Although they look similar on the surface, the two libraries are quite different under the hood. For example, SWFObject uses Adobe’s twice-cooked method, while UFO generates mostly standards-compliant markup. On the other hand they do share architectural principles: both libraries are built around the idea that you author marked-up alternative content (thus creating accessible, search-engine–friendly content) that is replaced by a DOM script when the required Flash and JavaScript support is available.

Despite their explicit support for alternative content, both libraries still have one fundamental weakness: they rely on JavaScript to insert Flash content. As a result a small group of visitors that have the Flash plugin installed but have JavaScript disabled or lack sufficient JavaScript support will see only alternative content.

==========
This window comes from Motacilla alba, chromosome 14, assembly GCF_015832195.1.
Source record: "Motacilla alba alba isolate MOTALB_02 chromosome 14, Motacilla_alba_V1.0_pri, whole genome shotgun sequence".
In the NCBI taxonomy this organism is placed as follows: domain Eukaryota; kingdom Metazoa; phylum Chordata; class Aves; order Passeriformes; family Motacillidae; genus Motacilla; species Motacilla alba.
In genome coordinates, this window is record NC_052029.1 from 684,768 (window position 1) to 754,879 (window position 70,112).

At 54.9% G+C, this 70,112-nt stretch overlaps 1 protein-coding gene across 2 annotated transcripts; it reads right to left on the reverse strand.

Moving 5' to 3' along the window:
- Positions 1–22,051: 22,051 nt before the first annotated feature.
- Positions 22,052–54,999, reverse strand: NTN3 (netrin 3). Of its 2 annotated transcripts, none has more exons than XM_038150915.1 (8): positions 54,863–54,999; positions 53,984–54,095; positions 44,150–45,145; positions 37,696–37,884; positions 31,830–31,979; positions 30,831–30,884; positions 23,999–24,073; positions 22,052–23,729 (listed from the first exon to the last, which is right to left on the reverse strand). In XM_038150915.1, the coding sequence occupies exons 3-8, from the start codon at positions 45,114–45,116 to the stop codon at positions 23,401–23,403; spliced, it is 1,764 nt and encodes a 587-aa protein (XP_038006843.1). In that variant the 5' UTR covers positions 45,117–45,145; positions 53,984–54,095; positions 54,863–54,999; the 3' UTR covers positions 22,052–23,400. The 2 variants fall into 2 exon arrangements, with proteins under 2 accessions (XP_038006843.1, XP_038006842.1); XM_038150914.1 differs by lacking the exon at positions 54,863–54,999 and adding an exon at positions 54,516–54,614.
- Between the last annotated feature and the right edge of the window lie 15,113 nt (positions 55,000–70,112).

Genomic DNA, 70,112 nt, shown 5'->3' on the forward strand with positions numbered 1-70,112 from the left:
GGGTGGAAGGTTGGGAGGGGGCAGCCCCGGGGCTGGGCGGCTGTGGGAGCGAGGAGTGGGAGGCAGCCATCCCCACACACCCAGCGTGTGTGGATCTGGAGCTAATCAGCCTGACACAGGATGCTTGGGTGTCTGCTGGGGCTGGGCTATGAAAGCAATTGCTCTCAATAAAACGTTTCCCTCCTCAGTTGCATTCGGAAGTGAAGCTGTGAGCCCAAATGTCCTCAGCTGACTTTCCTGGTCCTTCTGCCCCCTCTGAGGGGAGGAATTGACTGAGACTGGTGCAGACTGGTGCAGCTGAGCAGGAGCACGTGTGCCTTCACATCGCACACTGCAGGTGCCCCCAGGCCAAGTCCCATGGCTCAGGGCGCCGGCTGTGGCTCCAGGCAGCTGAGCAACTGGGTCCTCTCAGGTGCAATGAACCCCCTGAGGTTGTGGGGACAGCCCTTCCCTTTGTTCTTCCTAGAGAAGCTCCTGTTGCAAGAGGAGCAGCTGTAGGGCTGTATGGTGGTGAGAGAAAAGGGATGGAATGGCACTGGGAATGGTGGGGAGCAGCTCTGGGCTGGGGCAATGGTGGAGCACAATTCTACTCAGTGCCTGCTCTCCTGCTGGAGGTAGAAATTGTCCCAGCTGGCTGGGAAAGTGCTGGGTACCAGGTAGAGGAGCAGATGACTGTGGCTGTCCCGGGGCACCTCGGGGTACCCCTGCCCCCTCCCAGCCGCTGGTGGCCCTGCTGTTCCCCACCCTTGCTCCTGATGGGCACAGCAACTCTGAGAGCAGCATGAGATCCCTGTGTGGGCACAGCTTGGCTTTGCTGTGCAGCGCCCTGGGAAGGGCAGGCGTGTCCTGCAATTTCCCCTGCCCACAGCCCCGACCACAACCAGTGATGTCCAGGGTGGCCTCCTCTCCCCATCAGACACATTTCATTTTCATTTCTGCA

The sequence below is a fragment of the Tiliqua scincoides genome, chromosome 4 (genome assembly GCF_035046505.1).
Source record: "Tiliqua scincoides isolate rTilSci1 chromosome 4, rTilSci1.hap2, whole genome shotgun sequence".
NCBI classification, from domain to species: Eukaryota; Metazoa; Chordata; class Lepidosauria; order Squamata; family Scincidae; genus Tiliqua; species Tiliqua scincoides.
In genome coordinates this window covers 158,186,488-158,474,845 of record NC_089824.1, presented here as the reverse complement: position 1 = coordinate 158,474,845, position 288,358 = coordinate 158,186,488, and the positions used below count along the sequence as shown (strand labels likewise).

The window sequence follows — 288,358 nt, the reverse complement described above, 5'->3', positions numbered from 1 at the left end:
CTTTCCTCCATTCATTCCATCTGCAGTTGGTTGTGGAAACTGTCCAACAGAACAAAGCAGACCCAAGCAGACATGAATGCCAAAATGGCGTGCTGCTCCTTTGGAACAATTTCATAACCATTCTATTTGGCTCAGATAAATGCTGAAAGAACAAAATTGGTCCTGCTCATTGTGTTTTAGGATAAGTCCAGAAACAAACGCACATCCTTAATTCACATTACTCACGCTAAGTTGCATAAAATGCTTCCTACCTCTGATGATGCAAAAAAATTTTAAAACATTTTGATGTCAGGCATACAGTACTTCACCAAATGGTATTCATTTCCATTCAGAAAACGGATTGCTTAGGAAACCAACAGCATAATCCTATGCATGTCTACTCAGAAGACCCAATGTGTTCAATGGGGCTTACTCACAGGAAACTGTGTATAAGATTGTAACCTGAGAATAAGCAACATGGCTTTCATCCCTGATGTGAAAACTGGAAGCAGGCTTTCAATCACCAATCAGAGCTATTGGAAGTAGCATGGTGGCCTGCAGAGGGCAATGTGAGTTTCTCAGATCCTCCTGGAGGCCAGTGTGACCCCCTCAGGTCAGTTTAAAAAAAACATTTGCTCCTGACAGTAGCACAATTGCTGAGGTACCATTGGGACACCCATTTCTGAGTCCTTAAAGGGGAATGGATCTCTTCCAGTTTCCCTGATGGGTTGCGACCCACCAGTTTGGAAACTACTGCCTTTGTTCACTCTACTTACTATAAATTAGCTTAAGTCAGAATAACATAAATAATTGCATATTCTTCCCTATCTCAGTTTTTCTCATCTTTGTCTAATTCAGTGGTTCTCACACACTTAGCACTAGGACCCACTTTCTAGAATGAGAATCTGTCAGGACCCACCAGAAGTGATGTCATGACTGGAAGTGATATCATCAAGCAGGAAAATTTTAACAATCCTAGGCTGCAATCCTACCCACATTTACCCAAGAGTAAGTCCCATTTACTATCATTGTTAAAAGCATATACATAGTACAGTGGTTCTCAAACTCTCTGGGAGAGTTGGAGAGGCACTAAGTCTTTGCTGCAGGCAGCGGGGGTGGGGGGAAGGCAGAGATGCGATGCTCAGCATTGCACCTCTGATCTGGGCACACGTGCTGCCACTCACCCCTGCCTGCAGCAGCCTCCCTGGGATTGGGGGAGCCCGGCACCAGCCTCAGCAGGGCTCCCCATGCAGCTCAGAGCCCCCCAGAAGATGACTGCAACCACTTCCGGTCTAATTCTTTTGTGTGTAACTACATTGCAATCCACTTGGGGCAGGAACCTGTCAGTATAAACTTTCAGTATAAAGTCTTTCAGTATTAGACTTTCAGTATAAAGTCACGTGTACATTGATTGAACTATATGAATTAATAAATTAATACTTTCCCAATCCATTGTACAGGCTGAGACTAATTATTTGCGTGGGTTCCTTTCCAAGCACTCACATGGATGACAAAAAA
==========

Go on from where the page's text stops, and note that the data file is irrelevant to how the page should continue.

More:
The case for unobtrusive DOM scripting

To solve the degradation issue, it would make more sense to use a truly unobtrusive embedding method: a hybrid solution that uses standards compliant markup like that used in the Flash Satay method to embed both Flash content and alternative content while employing an unobtrusive DOM script that serves as an add-on to fix problems and add services to modern browsers.

ObjectSwap is based on these principles and is in my opinion an architectural role model for future Flash embedding libraries. Unfortunately, ObjectSwap focuses primarily on the auto-activation of active content, so it isn’t as useful for version detection and markup-support problems like the lack of streaming support in Internet Explorer or parameter support in older versions of Safari.